ABM Industries Is Back On Track

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About: ABM Industries Incorporated (ABM)
by: Vince Martin
Summary

Concerns about a tight labor market pressured ABM in 2018, but the stock has rallied to a 17-month high.

Labor pressures haven't gone anywhere - but ABM has managed through.

There are reasons for optimism looking forward, and with valuation still reasonable ABM can get back to double-digit annual returns.

This isn't a sizzling stock - and never will be. But it does seem like ABM has retaken its status as an attractive long-term bet.

For the last few decades, ABM Industries (ABM) has been a sleepy stock - but one that provided attractive returns. The provider of outsourced facility solutions - notably janitorial services, which drove 60% of first-half fiscal 2019 revenue - historically has grown revenue at a low- to mid-single-digit rate. The company's Vision 2020 plan, released back in 2015, targeted 5% EBITDA margins, a ~100 bps expansion from levels at the time. This is not a spectacular growth business by any means.

Yet, for investors, it's been a successful one. Even with some recent share price volatility, ABM including dividends has returned over 10% a year for the last quarter-century. It's a Dividend King, even though its yield currently sits below 2%. This has been the type of undercovered gem that savvy investors are supposed to choose.

But that long-term success ran into short-term trouble last year. A steadily tightening labor market started pressuring ABM margins - a problem given how thin those margins were to begin with. Investors initially liked the 2017 acquisition of GCA Services - but the debt incurred amplified that margin pressure. ABM shares tumbled nearly 40% from mid-2017 highs as the market was mostly going the other way:

source: finviz.com

But ABM shares, save for a dip during the market sell-off in December, have rallied - and with good reason. Labor market pressure hasn't gone anywhere - but ABM is managing well. Margins are holding up, and revenue growth was impressive in fiscal 2018 and decent in the first half of fiscal 2019 (ending October). The fears seem to have been overblown - as was the sharp sell-off in the stock.

And ABM may well have more upside from here. The fact that the labor market hasn't improved probably is a good thing, as it suggests some help for ABM at some point in the future. Technology initiatives should contribute in the second half of this year and beyond. Valuation doesn't look hugely attractive, but ABM is cheaper than a ~20x multiple to the midpoint of EPS guidance suggests - and cheap enough to keep moving higher.

To be sure, the easy money probably has been made to at least some extent. But the case for ABM now is that, as a company, it's basically back on track. That in turn would suggest that ABM stock can get back to its historical role of driving above-market returns while few investors notice.

ABM Gets By

From a headline standpoint, YTD results actually look somewhat disappointing. ABM drove organic growth of 4% in fiscal 2018, and a 73 bps expansion in Adjusted EBITDA margins to 5.07%. Progress on both fronts has slowed. Per figures from the 10-Q, revenue has risen 1.8% in the first six months excluding the impact of an accounting change (1.1% as reported). Margins have expanded just 8.5 bps similarly excluding that impact, and just 2 bps y/y in the second quarter.

But both FY18 and FY19 performance have to be considered in context. EBITDA margins last year benefited from the addition of GCA in Q4 FY17; legacy margins actually appear to have compressed. Revenue in fiscal 2018 also benefited from a major win with TfL (Transport for London), which was fully lapped in this year's second quarter. Both tailwinds boosted last year's results - and provide tougher comparisons for this year.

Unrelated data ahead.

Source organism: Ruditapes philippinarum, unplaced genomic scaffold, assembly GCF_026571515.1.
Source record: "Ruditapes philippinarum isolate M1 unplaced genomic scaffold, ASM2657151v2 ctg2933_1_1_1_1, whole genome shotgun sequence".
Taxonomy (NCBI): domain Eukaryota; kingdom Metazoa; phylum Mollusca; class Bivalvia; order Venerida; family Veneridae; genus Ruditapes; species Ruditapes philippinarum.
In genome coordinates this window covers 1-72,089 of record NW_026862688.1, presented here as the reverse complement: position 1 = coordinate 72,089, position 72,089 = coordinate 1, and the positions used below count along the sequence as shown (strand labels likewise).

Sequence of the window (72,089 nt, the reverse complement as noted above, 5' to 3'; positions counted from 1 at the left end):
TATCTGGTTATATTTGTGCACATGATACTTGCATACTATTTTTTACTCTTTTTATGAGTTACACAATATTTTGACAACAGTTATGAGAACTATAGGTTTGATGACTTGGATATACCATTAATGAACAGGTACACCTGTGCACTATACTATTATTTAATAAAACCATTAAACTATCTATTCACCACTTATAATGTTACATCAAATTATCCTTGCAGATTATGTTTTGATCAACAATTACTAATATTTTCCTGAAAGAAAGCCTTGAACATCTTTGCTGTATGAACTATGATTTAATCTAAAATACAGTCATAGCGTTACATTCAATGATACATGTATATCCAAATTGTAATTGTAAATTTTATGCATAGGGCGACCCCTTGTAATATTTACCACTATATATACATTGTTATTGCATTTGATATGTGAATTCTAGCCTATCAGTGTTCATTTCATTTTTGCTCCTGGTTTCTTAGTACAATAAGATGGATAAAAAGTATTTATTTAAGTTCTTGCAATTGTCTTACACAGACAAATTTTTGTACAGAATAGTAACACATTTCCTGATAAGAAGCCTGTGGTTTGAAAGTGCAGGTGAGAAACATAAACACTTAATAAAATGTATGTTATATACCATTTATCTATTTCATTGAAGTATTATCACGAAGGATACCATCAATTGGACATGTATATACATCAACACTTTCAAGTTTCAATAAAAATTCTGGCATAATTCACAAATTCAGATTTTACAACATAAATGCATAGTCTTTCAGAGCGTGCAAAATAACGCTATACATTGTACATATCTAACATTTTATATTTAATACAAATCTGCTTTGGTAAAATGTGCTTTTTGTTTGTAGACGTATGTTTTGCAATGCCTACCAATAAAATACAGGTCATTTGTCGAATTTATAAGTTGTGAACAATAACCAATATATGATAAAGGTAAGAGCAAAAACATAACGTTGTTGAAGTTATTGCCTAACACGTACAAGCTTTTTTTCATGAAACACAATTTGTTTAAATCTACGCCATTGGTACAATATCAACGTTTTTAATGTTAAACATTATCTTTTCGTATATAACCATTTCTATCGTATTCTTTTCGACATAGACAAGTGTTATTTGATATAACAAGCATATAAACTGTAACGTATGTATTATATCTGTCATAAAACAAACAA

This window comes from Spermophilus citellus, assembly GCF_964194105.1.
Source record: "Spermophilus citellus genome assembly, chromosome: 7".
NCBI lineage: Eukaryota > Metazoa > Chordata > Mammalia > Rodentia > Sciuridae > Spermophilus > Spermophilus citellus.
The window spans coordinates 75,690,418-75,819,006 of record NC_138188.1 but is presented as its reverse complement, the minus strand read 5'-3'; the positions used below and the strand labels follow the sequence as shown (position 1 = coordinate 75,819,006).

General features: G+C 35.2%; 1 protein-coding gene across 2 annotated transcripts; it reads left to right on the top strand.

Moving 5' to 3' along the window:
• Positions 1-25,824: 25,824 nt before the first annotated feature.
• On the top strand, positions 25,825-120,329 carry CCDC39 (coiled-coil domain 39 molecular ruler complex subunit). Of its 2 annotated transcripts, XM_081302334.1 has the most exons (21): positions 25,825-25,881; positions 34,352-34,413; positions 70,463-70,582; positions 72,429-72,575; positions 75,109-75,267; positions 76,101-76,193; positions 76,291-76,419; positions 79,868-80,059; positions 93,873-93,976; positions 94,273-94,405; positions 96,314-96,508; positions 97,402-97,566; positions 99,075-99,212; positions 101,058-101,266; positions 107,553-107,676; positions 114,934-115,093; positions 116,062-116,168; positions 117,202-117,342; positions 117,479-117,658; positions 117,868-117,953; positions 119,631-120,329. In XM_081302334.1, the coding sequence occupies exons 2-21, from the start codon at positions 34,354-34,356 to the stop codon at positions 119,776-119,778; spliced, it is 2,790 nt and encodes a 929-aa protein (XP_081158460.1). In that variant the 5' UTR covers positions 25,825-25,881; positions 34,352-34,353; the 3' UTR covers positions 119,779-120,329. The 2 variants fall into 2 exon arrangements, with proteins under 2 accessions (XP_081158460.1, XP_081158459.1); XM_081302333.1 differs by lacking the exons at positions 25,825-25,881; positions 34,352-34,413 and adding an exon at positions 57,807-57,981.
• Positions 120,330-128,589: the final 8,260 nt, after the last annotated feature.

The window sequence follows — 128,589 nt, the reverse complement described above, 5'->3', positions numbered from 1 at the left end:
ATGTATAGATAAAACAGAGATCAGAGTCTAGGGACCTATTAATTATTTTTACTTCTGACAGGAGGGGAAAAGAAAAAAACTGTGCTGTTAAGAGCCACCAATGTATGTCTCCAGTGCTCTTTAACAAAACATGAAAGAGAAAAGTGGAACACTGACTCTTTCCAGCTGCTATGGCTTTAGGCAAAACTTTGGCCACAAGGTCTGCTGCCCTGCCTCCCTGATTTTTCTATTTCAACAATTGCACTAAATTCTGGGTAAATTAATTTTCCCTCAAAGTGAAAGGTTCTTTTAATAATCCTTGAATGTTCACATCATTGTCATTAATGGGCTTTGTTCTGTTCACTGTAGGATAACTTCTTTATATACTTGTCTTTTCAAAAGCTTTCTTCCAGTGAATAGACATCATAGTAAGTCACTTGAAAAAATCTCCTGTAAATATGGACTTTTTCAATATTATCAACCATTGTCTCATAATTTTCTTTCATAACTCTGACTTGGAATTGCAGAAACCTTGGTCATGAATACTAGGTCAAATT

This year, meanwhile, labor market headwinds, first felt in Q2 of last year, are in full force, which wasn't the case for full-year 2018. And that's a factor not just for margins, but for revenue. Retention is down 1-2 points from historical levels, per CEO Scott Salmirs on the Q2 conference call. That's not a surprise, and it's not even necessarily a problem. Rather, ABM is walking away from business that isn't profitable enough - or just isn't profitable - in the "new normal" labor environment.

And the results so far support the company's strategy, even if they are not particularly impressive on their face. (Adjusted EPS, for instance, was flat year-over-year in the second quarter.) Any growth and any margin expansion in this environment has to be considered a win. Investors clearly see it that way: ABM is up nearly 40% from where it traded before last year's fiscal Q2 release, when signs of the tightening labor market were becoming clear.

Looking Forward

The question now is whether there's more upside ahead - or whether the company's ability to manage the tight labor market largely is priced in at this point. I did question valuation at similar levels back in early 2017, noting that P/E and EV/EBITDA multiples historically had topped out at ~21x and ~11x. ABM isn't far off, at 19.7x the midpoint of FY19 EPS guidance and likely a high 10x multiple to this year's EBITDA.

But I'd note that ABM since has acquired GCA and seen corporate tax rates down come down sharply. And, looking forward, there are some reasons to see near- to mid-term growth potentially accelerating. ABM has invested heavily in technology of late, but hasn't seen much of the benefits. In May, a new ERP system in the UK went live, and the company launched its HRIS (human resources information system) and a new cloud-based time and attendance system domestically in Q1. A unified ERP between the legacy GCA and ABM businesses is on the way later this year. All three systems should offer some benefit - while the costs related to those implementations and integrations should fade in 2020.